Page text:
Jurassic World Review


Back in 1993, Jurassic Park captured the imaginations of both kids and adults alike. It was the turning point of cinematic history as it left audiences amazed at the realism of CGI. However, Jurassic Park’s sequels didn’t quite capture the imagination of fans as Jurassic Park did. Fourteen years after Jurassic Park III, Universal is trying its hand again at reviving interest in the Jurassic franchise with Jurassic World. Does Jurassic World live up to the original or does it continue the trend of bad Jurassic Park films?

On the surface, Jurassic World may seem like a disaster waiting to happen. Yet, somehow, the end result of Jurassic World is that it’s a smart, sci-fi thriller that explores what happens when John Hammond’s dream of a dinosaur park comes true.

Jurassic World takes place during a time when Isla Nublar finally has a fully functional dinosaur theme park originally envisioned by John Hammond. As visitor rates begin to decline, a new hybrid dinosaur is created in order to stimulate public interest in the park again. As history tends to repeat itself, it ends up backfiring horribly.


Jurassic World’s script is well realized by sophomore feature film director Colin Trevorrow (Safety Not Guaranteed). Instead of a film filled with exposition, they smartly let the audience figure things out as the film progresses. The film also cleverly address the dangerous theory of a theme park filled with giant dinosaurs. The creation of the hybrid dinosaur that terrorizes the park could very well happen if Jurassic World actually exists. Although Jurassic World looks like a rehash of Jurassic Park on the surface, it’s a more realistic film than Park in the way that the business of theme parks of represented. It’s this sort of realism that is able to captivate audiences and place them within the vivid world that Trevorrow created.

Despite all that, the film is filled with one-dimensional, clichéd characters. Seemingly every cliché corporate characters are represented in the film. There are also so many characters in the film that it’s hard to become emotionally involved with the focal characters. In addition, many of the characters aren’t written evenly. A couple of characters in the film makes smart decisions while some just have you shaking their head at their stupidity. While Trevorrow and Connolly made their names known for their insightful characters in Safety Not Guaranteed, they’re seemingly non-existent here.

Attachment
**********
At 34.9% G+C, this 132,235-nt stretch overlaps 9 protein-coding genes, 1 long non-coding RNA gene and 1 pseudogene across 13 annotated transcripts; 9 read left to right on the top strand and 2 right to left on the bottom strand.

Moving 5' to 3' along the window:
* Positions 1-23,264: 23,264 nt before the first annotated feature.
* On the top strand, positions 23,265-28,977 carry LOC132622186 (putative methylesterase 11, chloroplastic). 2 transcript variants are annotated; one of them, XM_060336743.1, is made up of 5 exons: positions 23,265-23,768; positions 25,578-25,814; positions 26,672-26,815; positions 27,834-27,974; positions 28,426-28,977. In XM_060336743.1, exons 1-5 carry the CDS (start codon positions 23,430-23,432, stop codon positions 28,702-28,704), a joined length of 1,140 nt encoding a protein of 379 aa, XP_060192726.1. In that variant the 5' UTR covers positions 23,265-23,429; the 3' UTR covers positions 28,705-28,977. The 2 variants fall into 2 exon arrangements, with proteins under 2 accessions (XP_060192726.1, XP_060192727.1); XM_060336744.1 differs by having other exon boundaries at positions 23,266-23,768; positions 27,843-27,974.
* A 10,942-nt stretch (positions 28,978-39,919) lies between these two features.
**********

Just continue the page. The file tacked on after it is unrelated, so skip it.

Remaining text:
Bryce Dallas Howard’s character, Claire, isn’t given much to do as the stereotypical controlling corporate stiff. Primarily, she’s used as a foil to Chris Pratt’s character, but Howard is engaging enough to grow on you as she does with the rest of the characters.

Chris Pratt is once again a very likeable presence as the laidback Raptor authority, Owen. His performance fits the film well, though he seems less charismatic than his breakout roles in The Lego Movie and Guardians of the Galaxy. This is primarily due to the amount of one-liners that were written for Pratt, both serious and funny. It’s very reminiscent of Bob Peck’s Muldoon character from the first film.

Nick Robinson and Ty Simpkins are also good as Zach and Gray, respectively. Both actors have wonderful chemistry together and portray their sibling relationship well on screen.


As much as I admire Vincent D’onofrio, his character is completely unnecessary. While Hoskins is used as a plot device, the path to which he becomes a focal character doesn’t quite pan out. It looks as if he’s the type of character that was shoehorned in to give the film a human antagonist.

The real stars of the film though are the dinosaurs themselves. Not surprisingly, much of the fun factor comes from seeing all the dinosaurs on-screen. These CGI creatures are able to make you cry, cheer and laugh more than their human counterparts. It’s surreal how far we’ve come where CGI dinosaurs have more of an emotional impact than the human characters do. When the Indominus Rex goes on his rampage, you fear more for the dinosaurs than you do the humans.

Overall, Jurassic World is surprisingly well done despite its glaring characters issues. While it doesn’t recapture the charm of Jurassic Park, it’s able to pay tribute to the film and add a fun and smart chapter to the Jurassic storyline. Get ready to feel like a kid again.

Rating: 4/5 atoms
NR 4 Atoms - B

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